In the last decade, it has become increasingly important to secure websites and applications using HTTPS instead of HTTP. A GroundWork Monitor installation is no exception, so in GroundWork 8, using HTTPS to access the system is the default setup, and you can add TLS certificates to it that you generate or purchase. See Adding Certificates to HTTPS for more information on doing so. TLS (Transport Layer Security) is the successor to the now-obsolete SSL (Secure Sockets Layer), and TLS certificates support the companion protocol that uses modern cryptography to ensure your HTTPS data on the wire cannot be usefully seen by or altered by third parties.
When dealing with certificates, there are many technical questions about how to efficiently and effectively manage the security setup on a web application. While GroundWork does offer several ways to manage certs and system naming, it’s important at the start to make sure you have the right certificates to begin with. To that end, this post describes a small tool we have developed to assist in this process. Future blog posts and documentation pages will cover additional aspects of the security setup on GroundWork systems.
Supporting HTTPS on a web server requires the server be provided with a TLS Certificate used to authenticate a client connection to the server. This server certificate is often called a leaf cert. The validation your browser performs when it sees a leaf cert depends upon how that cert was generated. It can be self-signed (basically no trust chain), signed directly by a Certification Authority you control (Private CA), or signed by a public CA, typically with an intermediate certificate that is signed by a public CA root cert, creating a “trust chain” from the leaf cert, to the intermediate, to the root. Browsers will validate this chain and allow access, or will block access and warn the user something is amiss. The server you are connecting to has the private key as well as the certificate, and so can set up the required encrypted connection.
To make matters more complicated, the content of a cert file is generally an unreadable hash, like
... lots more lines like that ...
Proper Content for the Context?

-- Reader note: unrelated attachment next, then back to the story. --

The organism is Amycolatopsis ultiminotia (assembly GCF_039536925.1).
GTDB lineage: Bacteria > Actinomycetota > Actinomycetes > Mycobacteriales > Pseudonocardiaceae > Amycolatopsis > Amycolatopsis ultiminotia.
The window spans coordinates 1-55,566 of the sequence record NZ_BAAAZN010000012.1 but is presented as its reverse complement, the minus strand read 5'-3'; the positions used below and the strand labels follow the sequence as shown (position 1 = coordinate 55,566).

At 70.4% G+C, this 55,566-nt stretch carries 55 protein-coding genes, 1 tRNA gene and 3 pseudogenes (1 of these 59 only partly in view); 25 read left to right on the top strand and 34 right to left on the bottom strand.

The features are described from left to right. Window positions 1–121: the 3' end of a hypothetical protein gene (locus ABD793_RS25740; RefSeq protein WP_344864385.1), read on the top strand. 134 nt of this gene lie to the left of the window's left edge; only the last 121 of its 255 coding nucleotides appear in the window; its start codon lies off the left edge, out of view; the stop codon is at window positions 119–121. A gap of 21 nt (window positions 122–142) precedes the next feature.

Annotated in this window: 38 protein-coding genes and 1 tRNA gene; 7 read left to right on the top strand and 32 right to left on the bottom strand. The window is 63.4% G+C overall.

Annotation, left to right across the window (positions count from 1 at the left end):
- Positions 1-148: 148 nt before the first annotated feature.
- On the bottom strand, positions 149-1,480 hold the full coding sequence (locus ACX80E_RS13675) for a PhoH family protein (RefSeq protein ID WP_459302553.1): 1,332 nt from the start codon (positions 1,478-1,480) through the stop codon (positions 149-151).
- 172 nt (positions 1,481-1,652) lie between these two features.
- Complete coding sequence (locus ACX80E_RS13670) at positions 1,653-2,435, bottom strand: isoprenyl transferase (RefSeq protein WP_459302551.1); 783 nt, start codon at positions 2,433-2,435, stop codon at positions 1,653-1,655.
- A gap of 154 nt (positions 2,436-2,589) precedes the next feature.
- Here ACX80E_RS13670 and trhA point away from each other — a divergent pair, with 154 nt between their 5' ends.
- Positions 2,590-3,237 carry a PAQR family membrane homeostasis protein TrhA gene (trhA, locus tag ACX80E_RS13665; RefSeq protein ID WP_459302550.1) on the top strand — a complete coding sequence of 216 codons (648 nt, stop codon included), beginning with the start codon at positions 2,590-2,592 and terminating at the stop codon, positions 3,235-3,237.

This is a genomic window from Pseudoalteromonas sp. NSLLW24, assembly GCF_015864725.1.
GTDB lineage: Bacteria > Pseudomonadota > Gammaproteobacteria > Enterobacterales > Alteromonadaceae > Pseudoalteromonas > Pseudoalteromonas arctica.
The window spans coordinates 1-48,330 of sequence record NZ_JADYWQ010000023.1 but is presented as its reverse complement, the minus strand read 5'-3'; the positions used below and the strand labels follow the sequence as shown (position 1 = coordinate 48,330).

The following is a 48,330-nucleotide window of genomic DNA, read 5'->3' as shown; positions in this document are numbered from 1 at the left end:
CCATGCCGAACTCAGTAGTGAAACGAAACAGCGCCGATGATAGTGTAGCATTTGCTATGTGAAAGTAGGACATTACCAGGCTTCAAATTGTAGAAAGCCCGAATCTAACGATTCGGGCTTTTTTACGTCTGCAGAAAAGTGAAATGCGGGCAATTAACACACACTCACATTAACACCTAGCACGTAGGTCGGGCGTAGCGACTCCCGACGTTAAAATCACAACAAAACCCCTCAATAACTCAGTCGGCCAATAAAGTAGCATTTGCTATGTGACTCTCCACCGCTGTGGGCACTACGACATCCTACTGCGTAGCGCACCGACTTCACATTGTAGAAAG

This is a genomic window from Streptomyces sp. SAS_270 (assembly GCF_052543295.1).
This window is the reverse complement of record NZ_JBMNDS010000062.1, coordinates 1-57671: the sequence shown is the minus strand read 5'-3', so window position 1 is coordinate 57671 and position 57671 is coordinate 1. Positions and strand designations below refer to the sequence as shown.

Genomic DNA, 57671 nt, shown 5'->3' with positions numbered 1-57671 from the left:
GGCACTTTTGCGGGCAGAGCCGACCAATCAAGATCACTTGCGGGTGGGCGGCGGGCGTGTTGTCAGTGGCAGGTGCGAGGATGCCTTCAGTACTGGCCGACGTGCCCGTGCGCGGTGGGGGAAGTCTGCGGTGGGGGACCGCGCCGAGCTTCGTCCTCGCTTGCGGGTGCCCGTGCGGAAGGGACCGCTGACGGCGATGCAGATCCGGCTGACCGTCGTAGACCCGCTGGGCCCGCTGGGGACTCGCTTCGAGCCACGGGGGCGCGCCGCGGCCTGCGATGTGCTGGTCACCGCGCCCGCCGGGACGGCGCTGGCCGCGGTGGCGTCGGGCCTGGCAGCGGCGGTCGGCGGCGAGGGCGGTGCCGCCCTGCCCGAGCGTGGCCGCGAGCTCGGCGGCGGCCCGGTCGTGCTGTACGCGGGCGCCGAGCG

Therein lies a problem. If you need to use a cert file, how can you be assured it has the proper content for the context in which you must apply it? You cannot just read it yourself. How do you know you are not accidentally using a file that also contains a private key that you must absolutely not reveal to anyone? In questions like those lies the utility of our small tool, which we call tlscerts.
This tool decodes each certificate contained in the file you hand to it, and prints out the most useful data in a clean format, ignoring all the rest of the less relevant information it contains. You get to see only what you care about, quickly, with a minimum of fuss. There are other tools around (such as openssl) that can spill out lots more detail, but then you have to paw through it looking for the bits that will affect your immediate use.
To illustrate, here is the output from running the tool on a sample cert file.
% tlscerts client-cert.pem
OpenSSL version: OpenSSL 1.0.2k-fips 26 Jan 2017
countryName = US
countryName = US
stateOrProvinceName = CA
organizationName = Synadia
organizationalUnitName = nats.io
commonName = localhost
emailAddress = firstname.lastname@example.org
notBefore=Oct 17 13:22:42 2019 GMT
notAfter=Oct 14 13:22:42 2029 GMT
X509v3 Subject Alternative Name:
DNS:localhost, IP Address:127.0.0.1, email:email@example.com
That cert contains minimal information about itself (only the country name), but more detail about the issuer. The fact the commonName is localhost means that this is a self-signed cert, which has limited usefulness outside of a testing or initial installation scenario. GroundWork Monitor starts up new installations with a self-signed cert, for example. There are considerations for assessing what constitutes a “good” certificate file in various contexts; for the moment, all we care about is that we can understand what is contained in the file under consideration.
Here’s the output when the tool is applied to a file obtained from a certain well-known public Certificate Authority, Let’s Encrypt: